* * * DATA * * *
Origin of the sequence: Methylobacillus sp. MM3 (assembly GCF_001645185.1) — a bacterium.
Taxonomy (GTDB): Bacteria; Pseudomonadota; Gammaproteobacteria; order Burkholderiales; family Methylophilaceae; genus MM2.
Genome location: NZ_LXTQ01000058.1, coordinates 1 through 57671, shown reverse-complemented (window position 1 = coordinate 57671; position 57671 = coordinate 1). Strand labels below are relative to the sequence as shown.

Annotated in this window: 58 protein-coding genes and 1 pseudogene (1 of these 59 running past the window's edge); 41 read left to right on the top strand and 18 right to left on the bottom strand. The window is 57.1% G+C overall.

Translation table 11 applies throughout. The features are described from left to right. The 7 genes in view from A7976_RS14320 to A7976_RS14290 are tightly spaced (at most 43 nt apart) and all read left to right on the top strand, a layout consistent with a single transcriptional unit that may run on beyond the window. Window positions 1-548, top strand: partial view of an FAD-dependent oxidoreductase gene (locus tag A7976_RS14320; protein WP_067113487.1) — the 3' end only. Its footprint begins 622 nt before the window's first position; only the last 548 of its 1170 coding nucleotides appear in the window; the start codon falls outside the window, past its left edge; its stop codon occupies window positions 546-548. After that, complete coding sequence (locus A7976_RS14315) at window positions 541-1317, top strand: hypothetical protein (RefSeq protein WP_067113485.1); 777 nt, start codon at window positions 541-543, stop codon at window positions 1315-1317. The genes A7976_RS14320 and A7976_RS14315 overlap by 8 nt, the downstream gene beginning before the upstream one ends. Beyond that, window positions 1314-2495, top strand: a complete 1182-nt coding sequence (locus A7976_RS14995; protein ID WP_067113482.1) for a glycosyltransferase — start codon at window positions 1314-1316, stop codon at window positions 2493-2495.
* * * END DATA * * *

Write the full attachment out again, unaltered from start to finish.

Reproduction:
Origin of the sequence: Methylobacillus sp. MM3 (assembly GCF_001645185.1) — a bacterium.
Taxonomy (GTDB): Bacteria; Pseudomonadota; Gammaproteobacteria; order Burkholderiales; family Methylophilaceae; genus MM2.
Genome location: NZ_LXTQ01000058.1, coordinates 1 through 57671, shown reverse-complemented (window position 1 = coordinate 57671; position 57671 = coordinate 1). Strand labels below are relative to the sequence as shown.

Annotated in this window: 58 protein-coding genes and 1 pseudogene (1 of these 59 running past the window's edge); 41 read left to right on the top strand and 18 right to left on the bottom strand. The window is 57.1% G+C overall.

Translation table 11 applies throughout. The features are described from left to right. The 7 genes in view from A7976_RS14320 to A7976_RS14290 are tightly spaced (at most 43 nt apart) and all read left to right on the top strand, a layout consistent with a single transcriptional unit that may run on beyond the window. Window positions 1-548, top strand: partial view of an FAD-dependent oxidoreductase gene (locus tag A7976_RS14320; protein WP_067113487.1) — the 3' end only. Its footprint begins 622 nt before the window's first position; only the last 548 of its 1170 coding nucleotides appear in the window; the start codon falls outside the window, past its left edge; its stop codon occupies window positions 546-548. After that, complete coding sequence (locus A7976_RS14315) at window positions 541-1317, top strand: hypothetical protein (RefSeq protein WP_067113485.1); 777 nt, start codon at window positions 541-543, stop codon at window positions 1315-1317. The genes A7976_RS14320 and A7976_RS14315 overlap by 8 nt, the downstream gene beginning before the upstream one ends. Beyond that, window positions 1314-2495, top strand: a complete 1182-nt coding sequence (locus A7976_RS14995; protein ID WP_067113482.1) for a glycosyltransferase — start codon at window positions 1314-1316, stop codon at window positions 2493-2495.